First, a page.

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Old 07-10-2011, 01:08 PM
 
2 posts, read 5,580 times
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Default Compton in the 50s and 60s

I grew up in Compton in the 50s and 60s. It was a comfortable town then, full of families both black and white who had worked in WWII war industries and been in the service. The historical town of Compton, established around 1890 had plenty of building area for the new Californians. It was segretated, many black families lived in west Compton and Willowbrook, many white and Hispanic families lived in east Compton and the area now known as Rancho Dominguez. Compton High School was pretty much on the border between the two halves of Compton which stayed a mixed area for years. All Compton citizens shopped in downtown Compton and went there for events like the annual Christmas Parade. Our City Hall and Health Department were in the middle, on Santa Fe Avenue. Right down the middle of Compton ran the Pacific Electric Company trolley, aka “The Red Car” from Newport & Seal Beach to Los Angeles.

I lived in the area now known as Rancho Dominguez. I went to Kelly elementary, Whaley Jr High, and Dominguez High School. Our neighborhood was a mixed Hispanic and white area. We played together and attended school together. My mother, who had grown up in Paramount and Long Beach had the same experiences, by the way. In 1964, Centennial High School lost one of their best football players, an African American, to Dominguez because his father had found a nice house to buy in Dominguez’s district. I was surprised to hear talk of people planning to sell their house. That was the first I’d ever heard of people being opposed to anyone moving based on ethnicity. What a shame for such a great town. As mentioned earlier on this board, there began a real-estate panic. This was also because of the rise of L.A. gang activity which was beginning to spill over to Compton (Google “Piru Street Gang”) I tend to think it was this early gang activity which upset the integration of Compton, rather than ethnicity alone. The same thing was happening next door in North Long Beach. This lasted until the late 1990s.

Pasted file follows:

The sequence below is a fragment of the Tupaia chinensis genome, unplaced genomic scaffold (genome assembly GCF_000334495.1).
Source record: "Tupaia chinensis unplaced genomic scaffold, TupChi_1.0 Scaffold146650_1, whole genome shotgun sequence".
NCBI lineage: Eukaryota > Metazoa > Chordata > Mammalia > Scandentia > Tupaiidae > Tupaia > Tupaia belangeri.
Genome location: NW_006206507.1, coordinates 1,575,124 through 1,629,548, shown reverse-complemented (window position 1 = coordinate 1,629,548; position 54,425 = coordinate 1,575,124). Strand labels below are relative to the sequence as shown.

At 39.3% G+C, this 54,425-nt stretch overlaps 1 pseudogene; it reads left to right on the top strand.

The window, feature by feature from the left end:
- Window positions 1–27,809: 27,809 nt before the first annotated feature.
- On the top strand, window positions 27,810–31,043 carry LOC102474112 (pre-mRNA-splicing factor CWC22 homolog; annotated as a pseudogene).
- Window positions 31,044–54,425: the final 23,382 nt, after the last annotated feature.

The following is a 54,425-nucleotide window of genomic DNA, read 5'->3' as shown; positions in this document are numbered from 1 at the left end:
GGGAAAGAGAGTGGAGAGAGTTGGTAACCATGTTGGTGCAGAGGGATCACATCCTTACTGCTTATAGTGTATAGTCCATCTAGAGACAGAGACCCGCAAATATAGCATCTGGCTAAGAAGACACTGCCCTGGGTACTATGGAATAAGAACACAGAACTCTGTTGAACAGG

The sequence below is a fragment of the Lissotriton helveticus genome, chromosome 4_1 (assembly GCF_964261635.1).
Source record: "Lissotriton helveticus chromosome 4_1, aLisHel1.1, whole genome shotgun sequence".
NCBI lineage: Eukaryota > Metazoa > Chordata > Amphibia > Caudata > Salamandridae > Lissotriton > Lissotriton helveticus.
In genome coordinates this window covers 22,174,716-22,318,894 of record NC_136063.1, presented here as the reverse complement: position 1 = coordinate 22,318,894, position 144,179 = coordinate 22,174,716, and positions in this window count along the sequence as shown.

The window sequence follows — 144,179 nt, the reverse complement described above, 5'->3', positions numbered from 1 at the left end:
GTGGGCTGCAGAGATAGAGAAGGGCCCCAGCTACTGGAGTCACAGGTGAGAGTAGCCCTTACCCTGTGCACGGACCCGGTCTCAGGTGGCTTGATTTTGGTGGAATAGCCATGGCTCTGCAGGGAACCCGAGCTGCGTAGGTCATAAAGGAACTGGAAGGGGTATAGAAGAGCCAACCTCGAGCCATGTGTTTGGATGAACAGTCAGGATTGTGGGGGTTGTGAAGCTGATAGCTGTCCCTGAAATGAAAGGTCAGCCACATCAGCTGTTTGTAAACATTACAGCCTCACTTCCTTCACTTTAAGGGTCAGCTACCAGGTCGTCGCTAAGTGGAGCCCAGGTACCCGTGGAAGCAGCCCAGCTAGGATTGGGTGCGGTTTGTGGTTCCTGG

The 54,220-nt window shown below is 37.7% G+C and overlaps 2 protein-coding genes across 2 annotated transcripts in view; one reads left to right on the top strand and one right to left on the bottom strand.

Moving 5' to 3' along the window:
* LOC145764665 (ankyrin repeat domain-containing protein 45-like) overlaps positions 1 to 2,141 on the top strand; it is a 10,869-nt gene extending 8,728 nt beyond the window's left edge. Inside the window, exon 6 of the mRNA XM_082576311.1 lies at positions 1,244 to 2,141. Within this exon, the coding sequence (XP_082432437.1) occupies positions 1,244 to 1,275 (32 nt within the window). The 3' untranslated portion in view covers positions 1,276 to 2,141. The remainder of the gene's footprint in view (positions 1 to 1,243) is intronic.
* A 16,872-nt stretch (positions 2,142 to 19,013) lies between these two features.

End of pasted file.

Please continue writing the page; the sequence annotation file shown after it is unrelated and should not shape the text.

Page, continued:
Now my old neighborhood is looking good again. The graffiti and trash is gone from the alleys, houses have been painted, new fences built and new gardens planted. Rising property values have helped, I’m sure. I hope that the people of Compton will realize what a great little area they have. It’s free of the coastal “marine layer” fog, close to transportation and freeways, and full of parks and schools. It’s made up of small neighborhoods which foster getting to know one another.

I loved growing up there and am glad others may have the same opportunity.
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Old 09-05-2011, 04:17 PM